James Gunn Is Being Praised By A Surprising Organization For Guardians Of The Galaxy Vol. 3

The animal rights organization PETA is giving James Gunn the "Not A Number" Award for the depictions of animal cruelty in Guardians of the Galaxy Vol. 3.

By Michileen Martin | Published

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While some are criticizing James Gunn and co. for Guardians of the Galaxy Vol. 3 not getting an R-rating in light of scenes depicting animal cruelty, at least one organization is not only happy about the scenes’ violence, but are actually giving the writer/director an award for them. The People for the Ethical Treatment of Animals, better known as PETA, is giving Gunn what they’re calling the “Not A Number Award” for Guardians 3. The organization calls the film “a beautiful and compassionate story about testing on animals” and celebrates it being delivered “to a Marvel-size audience.”

The third of James Gunn’s Guardians films gives us the origin of Rocket (voiced by Bradley Cooper), who we learn starts off as an ordinary raccoon before becoming a test subject of the High Evolutionary (Chukwudi Iwuji). Along with the violence inherent in the cybernetic changes made to Rocket, we often see characters like the Evolutionary or his subjects abusing Rocket and other test animals out of anger and/or pure sadism.

Rocket makes friends out of three other test subjects: the otter Lylla (Linda Cardellini), the walrus Teefs (Asim Chadhry), and the rabbit Floor (Mikaela Hoover). All four of them are kept in cages, forced to live among garbage and food pellets. They also all choose their own names, because the Evolutionary gives them only numbers.

guardians of the galaxy 3
Rocket and his friends in the High Evolutionary’s cages in Guardians of the Galaxy Vol. 3

As difficult as a lot of the animal cruelty scenes are to watch, in a press release on the organization’s website, PETA’s Rachel Harp praised James Gunn for including them:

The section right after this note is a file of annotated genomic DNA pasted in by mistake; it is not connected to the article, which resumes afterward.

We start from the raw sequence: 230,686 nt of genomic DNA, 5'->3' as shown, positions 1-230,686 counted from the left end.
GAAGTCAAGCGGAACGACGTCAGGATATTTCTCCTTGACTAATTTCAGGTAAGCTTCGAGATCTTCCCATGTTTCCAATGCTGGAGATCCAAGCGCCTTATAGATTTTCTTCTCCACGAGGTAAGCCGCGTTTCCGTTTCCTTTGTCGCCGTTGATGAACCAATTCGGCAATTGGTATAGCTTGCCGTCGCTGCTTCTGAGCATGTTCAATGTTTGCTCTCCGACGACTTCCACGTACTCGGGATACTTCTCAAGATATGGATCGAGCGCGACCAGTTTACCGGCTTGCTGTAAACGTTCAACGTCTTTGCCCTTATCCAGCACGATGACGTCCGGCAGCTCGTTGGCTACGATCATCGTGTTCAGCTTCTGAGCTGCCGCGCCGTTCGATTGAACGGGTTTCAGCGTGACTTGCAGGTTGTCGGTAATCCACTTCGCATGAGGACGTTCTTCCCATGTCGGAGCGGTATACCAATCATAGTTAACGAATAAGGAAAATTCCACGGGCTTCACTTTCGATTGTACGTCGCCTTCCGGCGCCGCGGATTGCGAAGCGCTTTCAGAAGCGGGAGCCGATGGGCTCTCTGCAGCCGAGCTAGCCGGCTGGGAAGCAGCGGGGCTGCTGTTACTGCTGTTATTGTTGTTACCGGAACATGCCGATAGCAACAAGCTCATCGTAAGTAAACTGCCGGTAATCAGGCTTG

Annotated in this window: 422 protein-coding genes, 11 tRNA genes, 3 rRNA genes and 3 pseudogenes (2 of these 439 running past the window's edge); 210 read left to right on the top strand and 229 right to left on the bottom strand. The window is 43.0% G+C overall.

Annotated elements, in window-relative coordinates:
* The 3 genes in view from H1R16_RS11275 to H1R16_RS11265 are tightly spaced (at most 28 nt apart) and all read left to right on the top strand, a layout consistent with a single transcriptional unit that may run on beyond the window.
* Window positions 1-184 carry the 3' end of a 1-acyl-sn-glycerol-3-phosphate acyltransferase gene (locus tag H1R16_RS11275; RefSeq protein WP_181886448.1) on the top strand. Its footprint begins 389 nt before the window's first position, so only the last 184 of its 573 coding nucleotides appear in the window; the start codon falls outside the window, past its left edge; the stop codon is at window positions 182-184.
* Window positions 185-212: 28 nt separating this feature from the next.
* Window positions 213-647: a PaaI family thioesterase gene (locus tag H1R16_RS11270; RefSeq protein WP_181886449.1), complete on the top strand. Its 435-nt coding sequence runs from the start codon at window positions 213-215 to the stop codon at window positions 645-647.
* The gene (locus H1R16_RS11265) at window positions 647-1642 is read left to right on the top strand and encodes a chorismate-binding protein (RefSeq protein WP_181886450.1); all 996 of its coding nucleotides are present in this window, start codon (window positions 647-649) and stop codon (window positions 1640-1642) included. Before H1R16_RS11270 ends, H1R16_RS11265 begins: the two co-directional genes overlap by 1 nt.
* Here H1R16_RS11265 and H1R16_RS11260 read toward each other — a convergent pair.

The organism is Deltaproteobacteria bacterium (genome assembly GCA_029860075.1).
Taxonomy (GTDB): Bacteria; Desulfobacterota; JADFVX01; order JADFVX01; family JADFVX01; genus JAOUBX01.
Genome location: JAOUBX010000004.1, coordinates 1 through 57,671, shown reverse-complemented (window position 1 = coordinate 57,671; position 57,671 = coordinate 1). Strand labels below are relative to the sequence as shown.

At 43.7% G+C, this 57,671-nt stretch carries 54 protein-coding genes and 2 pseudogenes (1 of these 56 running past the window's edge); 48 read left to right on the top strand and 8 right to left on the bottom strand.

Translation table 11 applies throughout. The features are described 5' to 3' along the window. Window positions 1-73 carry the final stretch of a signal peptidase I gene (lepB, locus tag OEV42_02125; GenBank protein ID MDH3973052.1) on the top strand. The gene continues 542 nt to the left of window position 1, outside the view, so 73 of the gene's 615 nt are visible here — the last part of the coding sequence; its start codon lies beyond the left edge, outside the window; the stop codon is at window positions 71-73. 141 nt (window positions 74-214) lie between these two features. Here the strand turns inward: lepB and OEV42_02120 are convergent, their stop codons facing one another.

The film features gorgeously animated animals, including Rocket… Lylla, Floor, and Teefs, who take moviegoers on an emotional rollercoaster while exposing the evils of animal testing. James Gunn’s screenplay doesn’t back away from the tough (but often true-to-reality) subject matter, and we’re thrilled by a story about having empathy for all living, feeling beings.

-PETA’s Rachel Harp

Harp writes that James Gunn’s depiction of the abuse and the animals themselves remind “moviegoers that animals tortured in laboratories are sentient beings and not the numbers tattooed on them.”

According to PETA, James Gunn pulls a lot of the details of Rocket’s origin from real life animal testing procedures. The practice of tattooing test animals with numbers is common, according to Harp, and she also writes that the device used to restrain the infant Rocket is “eerily similar” to devices used to restrain primates during testing.

Curiously, there is at least one subject PETA is silent on — the villainous Ani-Men. High Evolutionary has an army of cybernetic monsters at his command, like the Judy Greer-voiced War Pig. James Gunn’s film takes quite a bit of joy in killing off these more threatening animals, particularly in a hallway fight scene delivered in slo-mo and a more expansive battle on Knowhere.

This isn’t the first time PETA has surprised the entertainment industry with an award. A little less than a year before James Gunn’s latest film hit theaters, the organization honored Amazon’s The Boys for a scene in which the aquatic hero The Deep (Chace Crawford) eats a live octopus as it begs for its life. Specifically, PETA praised the show for using a CGI animal rather than a live one, and for giving the octopus character and depth.